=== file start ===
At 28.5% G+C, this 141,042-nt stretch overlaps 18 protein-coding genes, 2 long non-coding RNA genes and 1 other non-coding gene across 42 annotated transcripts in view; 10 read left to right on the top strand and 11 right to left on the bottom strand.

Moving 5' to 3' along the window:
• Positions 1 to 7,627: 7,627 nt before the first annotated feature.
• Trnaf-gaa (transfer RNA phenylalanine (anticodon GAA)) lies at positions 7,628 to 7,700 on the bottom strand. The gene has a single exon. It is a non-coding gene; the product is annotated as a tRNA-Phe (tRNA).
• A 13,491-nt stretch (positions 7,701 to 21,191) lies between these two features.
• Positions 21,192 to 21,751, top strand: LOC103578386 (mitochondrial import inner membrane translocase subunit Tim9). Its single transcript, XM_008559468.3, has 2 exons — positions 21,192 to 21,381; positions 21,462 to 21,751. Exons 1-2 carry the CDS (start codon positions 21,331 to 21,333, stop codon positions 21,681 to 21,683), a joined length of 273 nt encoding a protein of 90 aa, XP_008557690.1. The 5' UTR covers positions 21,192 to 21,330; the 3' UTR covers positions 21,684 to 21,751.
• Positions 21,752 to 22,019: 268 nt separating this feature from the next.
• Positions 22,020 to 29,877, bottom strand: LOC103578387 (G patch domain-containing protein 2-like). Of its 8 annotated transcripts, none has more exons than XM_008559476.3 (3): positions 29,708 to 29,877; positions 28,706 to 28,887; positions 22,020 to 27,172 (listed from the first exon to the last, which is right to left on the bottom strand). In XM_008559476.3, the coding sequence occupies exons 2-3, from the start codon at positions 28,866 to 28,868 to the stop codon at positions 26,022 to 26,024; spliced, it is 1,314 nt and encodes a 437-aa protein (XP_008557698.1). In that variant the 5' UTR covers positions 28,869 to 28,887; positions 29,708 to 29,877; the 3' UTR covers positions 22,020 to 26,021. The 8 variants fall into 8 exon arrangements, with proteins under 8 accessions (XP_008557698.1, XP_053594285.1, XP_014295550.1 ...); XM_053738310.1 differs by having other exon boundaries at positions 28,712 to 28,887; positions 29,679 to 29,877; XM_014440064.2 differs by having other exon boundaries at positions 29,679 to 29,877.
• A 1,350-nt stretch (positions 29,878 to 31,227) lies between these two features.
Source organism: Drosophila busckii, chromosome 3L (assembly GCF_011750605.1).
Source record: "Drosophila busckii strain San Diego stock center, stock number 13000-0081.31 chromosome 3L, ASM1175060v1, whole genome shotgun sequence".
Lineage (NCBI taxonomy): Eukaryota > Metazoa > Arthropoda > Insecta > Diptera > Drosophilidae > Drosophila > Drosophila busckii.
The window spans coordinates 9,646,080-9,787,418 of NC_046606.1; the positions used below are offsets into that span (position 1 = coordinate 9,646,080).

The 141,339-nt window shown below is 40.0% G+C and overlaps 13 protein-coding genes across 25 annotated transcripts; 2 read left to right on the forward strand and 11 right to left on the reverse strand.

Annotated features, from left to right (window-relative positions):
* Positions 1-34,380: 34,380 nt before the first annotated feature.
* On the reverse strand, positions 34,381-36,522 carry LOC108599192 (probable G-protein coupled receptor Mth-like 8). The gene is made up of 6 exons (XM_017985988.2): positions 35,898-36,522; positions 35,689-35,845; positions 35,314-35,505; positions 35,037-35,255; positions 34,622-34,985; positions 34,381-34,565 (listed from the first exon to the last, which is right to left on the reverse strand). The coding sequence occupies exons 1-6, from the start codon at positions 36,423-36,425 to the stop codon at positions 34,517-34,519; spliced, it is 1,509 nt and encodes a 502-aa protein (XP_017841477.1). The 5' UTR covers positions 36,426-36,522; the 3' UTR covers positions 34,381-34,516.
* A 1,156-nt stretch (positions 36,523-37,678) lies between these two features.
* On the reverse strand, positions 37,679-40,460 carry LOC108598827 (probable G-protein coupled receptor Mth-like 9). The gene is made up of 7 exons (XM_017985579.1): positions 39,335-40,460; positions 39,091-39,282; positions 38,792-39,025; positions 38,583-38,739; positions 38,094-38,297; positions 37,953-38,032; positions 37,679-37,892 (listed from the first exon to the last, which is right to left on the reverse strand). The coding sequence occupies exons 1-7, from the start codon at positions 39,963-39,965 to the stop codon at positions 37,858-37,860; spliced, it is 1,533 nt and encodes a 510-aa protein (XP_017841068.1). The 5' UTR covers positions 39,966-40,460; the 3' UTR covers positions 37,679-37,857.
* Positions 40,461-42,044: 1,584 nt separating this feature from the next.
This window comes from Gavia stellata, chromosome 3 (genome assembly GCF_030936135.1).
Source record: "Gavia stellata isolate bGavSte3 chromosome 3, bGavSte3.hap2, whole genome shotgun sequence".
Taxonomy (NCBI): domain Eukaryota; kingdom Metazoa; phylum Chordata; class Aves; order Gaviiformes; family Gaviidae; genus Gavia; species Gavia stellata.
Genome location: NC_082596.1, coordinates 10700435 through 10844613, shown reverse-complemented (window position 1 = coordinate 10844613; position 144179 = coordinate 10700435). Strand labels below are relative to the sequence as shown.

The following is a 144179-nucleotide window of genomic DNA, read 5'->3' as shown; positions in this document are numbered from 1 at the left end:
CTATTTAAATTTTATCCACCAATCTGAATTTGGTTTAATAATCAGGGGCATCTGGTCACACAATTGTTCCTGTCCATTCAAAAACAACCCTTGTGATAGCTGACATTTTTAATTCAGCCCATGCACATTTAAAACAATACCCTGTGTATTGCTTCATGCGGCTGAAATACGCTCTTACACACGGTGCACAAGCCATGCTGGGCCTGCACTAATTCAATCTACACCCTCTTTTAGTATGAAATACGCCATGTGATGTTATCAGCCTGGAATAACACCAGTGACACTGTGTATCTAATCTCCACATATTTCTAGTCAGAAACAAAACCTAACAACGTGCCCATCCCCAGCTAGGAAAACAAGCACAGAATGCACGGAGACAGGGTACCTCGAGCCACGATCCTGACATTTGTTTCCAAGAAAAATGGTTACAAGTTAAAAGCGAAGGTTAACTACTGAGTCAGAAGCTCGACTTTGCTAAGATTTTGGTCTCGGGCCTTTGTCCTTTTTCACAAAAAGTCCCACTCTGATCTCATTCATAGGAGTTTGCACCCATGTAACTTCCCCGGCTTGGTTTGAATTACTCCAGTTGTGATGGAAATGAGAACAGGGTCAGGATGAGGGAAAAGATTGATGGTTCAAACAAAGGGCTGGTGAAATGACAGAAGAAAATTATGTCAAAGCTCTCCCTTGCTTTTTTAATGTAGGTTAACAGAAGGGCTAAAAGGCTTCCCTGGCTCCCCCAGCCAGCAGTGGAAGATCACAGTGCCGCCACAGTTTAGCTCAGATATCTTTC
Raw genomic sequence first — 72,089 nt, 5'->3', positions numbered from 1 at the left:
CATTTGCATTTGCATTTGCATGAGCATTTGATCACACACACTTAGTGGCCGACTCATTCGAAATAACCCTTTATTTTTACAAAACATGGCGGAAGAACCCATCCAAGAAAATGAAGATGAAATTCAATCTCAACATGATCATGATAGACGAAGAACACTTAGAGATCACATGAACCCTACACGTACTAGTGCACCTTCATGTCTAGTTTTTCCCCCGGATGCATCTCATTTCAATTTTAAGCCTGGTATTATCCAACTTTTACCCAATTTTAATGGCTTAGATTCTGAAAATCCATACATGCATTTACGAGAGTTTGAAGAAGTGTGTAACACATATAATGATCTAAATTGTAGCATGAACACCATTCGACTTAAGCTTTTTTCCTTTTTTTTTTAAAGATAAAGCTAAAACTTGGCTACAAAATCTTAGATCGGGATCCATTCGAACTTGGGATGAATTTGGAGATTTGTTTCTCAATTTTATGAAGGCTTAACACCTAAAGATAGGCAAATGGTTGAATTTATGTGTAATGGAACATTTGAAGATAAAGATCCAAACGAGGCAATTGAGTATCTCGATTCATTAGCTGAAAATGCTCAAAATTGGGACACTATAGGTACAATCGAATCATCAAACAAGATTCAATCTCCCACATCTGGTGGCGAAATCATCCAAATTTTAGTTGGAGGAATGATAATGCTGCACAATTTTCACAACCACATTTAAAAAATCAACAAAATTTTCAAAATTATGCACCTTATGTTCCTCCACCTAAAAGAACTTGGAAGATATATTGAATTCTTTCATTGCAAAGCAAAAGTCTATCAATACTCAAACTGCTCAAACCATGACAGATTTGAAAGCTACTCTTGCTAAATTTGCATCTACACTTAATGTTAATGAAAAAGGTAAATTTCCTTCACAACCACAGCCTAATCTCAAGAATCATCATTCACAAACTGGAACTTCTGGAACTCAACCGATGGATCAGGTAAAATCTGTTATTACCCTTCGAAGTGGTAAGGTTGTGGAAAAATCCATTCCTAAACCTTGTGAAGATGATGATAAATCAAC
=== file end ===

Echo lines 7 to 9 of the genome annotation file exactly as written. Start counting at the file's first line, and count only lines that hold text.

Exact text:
• Positions 21,752 to 22,019: 268 nt separating this feature from the next.
• Positions 22,020 to 29,877, bottom strand: LOC103578387 (G patch domain-containing protein 2-like). Of its 8 annotated transcripts, none has more exons than XM_008559476.3 (3): positions 29,708 to 29,877; positions 28,706 to 28,887; positions 22,020 to 27,172 (listed from the first exon to the last, which is right to left on the bottom strand). In XM_008559476.3, the coding sequence occupies exons 2-3, from the start codon at positions 28,866 to 28,868 to the stop codon at positions 26,022 to 26,024; spliced, it is 1,314 nt and encodes a 437-aa protein (XP_008557698.1). In that variant the 5' UTR covers positions 28,869 to 28,887; positions 29,708 to 29,877; the 3' UTR covers positions 22,020 to 26,021. The 8 variants fall into 8 exon arrangements, with proteins under 8 accessions (XP_008557698.1, XP_053594285.1, XP_014295550.1 ...); XM_053738310.1 differs by having other exon boundaries at positions 28,712 to 28,887; positions 29,679 to 29,877; XM_014440064.2 differs by having other exon boundaries at positions 29,679 to 29,877.
• A 1,350-nt stretch (positions 29,878 to 31,227) lies between these two features.